The new politics
With Jeremy Corbyn’s stunning ascent to the leader of the second largest party in Parliament, it might be easy to assume Labour will be a non-entity in elections for some time to come. Certainly, that is the feeling of most of the chattering classes, with plenty of references to Labour’s ‘suicide’ in appointing the long-time rebel to the top job.
Few inside Westminster give him any chance of gathering enough support outside his left-wing fanbase to mount a credible and effective assault on Number 10 in 2020. And the early signs have not been particularly encouraging for his party, either. In his first week in charge, when Labour should have been rallying round to target government welfare cuts and frame the debate of the ‘new politics’ versus the ‘nasty party’, all the headlines centred around Corbyn’s apparent refusal to sing the national anthem.
Nonetheless, everyone with an interest in politics – and particularly the business community – should take note of his triumph. The mere fact he is in control of the second largest party in Westminster will give him a platform, and while he may never lead the country his actions could well leave a lasting impression on it.
Nowhere is this more obvious than on the issue of Europe. Many in the infrastructure community understandably roll their eyes when it comes to the referendum, recognising that European companies and individuals have long played an important role in British infrastructure. What happens to them in the event of a so-called Brexit?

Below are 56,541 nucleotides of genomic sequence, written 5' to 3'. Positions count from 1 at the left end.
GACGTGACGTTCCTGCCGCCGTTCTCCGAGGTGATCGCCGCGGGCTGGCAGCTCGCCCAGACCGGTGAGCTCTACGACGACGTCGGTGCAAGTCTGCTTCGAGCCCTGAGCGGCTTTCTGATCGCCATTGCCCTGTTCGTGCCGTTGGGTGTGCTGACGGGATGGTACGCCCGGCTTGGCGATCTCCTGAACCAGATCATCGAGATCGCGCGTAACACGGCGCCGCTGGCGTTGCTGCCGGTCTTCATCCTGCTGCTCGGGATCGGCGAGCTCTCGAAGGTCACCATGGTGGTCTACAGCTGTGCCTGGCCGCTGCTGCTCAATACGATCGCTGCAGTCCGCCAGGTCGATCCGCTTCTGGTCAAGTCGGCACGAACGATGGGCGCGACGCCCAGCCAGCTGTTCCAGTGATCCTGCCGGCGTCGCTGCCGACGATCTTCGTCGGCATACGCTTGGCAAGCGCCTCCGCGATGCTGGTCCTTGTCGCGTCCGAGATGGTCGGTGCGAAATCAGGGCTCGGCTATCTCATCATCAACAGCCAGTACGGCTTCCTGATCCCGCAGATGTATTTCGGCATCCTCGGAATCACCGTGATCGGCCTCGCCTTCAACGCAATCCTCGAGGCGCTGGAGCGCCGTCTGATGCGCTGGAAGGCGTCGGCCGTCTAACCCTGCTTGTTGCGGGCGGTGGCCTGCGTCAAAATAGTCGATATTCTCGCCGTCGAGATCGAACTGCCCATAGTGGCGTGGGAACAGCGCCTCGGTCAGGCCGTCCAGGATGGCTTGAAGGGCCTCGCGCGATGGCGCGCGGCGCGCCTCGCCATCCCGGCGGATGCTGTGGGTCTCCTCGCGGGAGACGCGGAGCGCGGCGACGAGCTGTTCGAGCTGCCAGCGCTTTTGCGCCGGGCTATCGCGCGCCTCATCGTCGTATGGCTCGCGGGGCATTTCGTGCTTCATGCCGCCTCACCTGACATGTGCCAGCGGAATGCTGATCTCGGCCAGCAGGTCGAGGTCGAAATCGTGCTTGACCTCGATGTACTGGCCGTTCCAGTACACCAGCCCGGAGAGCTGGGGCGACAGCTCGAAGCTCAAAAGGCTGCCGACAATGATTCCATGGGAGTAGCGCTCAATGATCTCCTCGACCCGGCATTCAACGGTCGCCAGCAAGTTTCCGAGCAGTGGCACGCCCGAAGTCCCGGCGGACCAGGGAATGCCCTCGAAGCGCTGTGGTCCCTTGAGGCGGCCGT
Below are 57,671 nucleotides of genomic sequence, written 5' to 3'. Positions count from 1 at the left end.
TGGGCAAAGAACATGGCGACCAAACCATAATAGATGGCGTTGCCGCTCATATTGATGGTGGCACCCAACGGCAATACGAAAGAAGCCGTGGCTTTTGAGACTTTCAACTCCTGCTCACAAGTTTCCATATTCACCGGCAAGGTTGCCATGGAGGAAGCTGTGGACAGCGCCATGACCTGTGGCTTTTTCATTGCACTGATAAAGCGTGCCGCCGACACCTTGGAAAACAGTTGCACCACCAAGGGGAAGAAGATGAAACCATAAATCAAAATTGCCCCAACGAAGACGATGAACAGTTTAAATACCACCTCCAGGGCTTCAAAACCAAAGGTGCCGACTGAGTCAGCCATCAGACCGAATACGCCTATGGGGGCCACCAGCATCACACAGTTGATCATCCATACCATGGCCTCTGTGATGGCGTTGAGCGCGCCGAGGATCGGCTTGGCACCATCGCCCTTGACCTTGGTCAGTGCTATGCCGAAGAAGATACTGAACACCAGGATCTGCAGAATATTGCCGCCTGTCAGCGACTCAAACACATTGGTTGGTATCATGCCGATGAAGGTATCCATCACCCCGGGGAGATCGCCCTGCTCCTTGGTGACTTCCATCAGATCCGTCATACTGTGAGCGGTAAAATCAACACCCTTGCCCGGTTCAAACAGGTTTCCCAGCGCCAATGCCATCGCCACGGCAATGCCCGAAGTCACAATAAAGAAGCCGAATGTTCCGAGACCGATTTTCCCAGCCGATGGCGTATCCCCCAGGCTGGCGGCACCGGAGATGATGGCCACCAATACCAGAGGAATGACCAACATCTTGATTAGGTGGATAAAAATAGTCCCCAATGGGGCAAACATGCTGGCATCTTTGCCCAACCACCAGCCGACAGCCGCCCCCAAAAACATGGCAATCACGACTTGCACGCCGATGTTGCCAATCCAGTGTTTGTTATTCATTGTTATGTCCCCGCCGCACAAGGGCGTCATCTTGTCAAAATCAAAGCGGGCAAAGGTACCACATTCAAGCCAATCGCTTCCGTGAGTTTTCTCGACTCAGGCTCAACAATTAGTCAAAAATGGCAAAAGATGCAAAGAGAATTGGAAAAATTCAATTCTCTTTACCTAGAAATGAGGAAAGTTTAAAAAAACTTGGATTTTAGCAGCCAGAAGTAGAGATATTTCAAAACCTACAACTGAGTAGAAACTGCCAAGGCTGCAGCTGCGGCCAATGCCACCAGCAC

The orthodoxy, since prime minister David Cameron confirmed he would hold an in-out referendum on the EU, has been that the main political parties would all campaign in favour of remaining in.
But Corbyn’s rise to power changes that. There are growing murmurings that he could opt to campaign to take Britain out of Europe, and that in itself could significantly change the course of the debate.
Similarly, Corbyn’s approach on a number of issues – from housing (a target in his first Prime Minister’s Questions this week) to his anti-austerity stance – will force the government to respond in different ways than perhaps it might have against a different opponent. Whether that results in more, or less, opportunities for the infrastructure community in the UK will depend to a large extent on how strident the voices who got Corbyn into power remain in the weeks and months ahead.
The 66-year-old, who has spent over 30 years as an MP without ever holding a top job in the Labour party until now, will have to hope his supporters have as much staying power as he has.